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Becky Weisgerber

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since Apr 01, 2015
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Recent posts by Becky Weisgerber

Lew Bivona wrote:As a basic test of whether I'd be able to eat the outer pod as well (if ground up according to the Carob/Honey Locust powder recipe I listed in my last post, above), I bit the pod and chewed a bit, trying to get out the "honey" that way. It worked, but I felt like there was a faint "spicy" feeling in the back of my throat (felt more like way on the back of my tongue).



Thank you so much for the detailed description, Lew! I'm researching honey locust processing prior to buying some Calhoun, Millwood and Hershey cultivars - and I can find a lot more practical reports of processing results for the related Mesquite pod. Desert Harvesters' mesquite processing tips strongly supports your idea that it was the specific tree itself that caused you the problem.

Desert Harvesters wrote:Once you have found a tree that you want to pick from go ahead and TASTE one of the pods (watch out for the very hard seeds). If it tastes good to you, go ahead and pick from that tree. The flavor can vary widely from one tree to the next. If you are unfamiliar with the taste of good mesquite, it is a good idea to sample pods from several different trees..... The four undesirable characteristics you want to avoid in any pod are: bitter, chalky, or causing a burning sensation in back of the throat, or drying of the mouth. ... Keep in mind that no matter how you cook or process your mesquite pods, if you start with any undesirable characteristic in your pods, this will carry through into your end product.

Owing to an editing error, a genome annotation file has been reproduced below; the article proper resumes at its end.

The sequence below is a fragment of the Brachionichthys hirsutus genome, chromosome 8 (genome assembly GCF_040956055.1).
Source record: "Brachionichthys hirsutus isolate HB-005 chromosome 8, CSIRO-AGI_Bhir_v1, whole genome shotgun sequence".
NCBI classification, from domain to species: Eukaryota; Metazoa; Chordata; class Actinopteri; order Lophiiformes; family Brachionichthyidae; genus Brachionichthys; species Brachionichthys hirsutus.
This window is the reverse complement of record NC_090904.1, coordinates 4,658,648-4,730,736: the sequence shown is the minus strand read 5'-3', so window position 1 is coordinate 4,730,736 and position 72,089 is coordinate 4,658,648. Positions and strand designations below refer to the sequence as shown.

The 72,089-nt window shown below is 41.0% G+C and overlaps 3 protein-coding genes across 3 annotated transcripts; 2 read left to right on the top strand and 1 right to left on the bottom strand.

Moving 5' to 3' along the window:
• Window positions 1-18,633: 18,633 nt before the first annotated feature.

I'm used to the idea of specific plants tasting more bitter than their neighbors, but this specific symptom being an individual trait is surprising!
3 months ago


So, there's no way to prevent it?



The best way to reduce the risk of checking is to dry it SLOWLY.
David F Fisher has some good tips about drying green bowls - he puts them inside a paper bag on a shelf that won't be disturbed for a couple months, then does the finish work after they're dry. I've also had success with drying the item inside a paper bag full of the green shavings you took off the item while shaping it; and I've tried putting the item in a plastic bag that you have to turn inside out every day. (Forgetting the daily part of this gets you mildew.)

If you get a crack anyway - you can prevent further movement by inserting a separate piece of wood across the grain of the crack. Check out the nice butterfly in the post I linked above.
3 months ago
The whole drying thing was one of the reasons I liked mushrooms as a farm crop - if you can't sell the product fresh, it's possible to dry or otherwise value-add-process it, and not lose the entire value.

Have you seen the Shiitake Bacon recipes (I've also seen the technique used with King Oyster.) Smoking some of the fresh produce wouldn't require much additional hands-on time, but give a new point of intrigue. I plan to use this when I get my mushroom setup actually selling things - I am still working on timing flushes for a more even supply.
2 years ago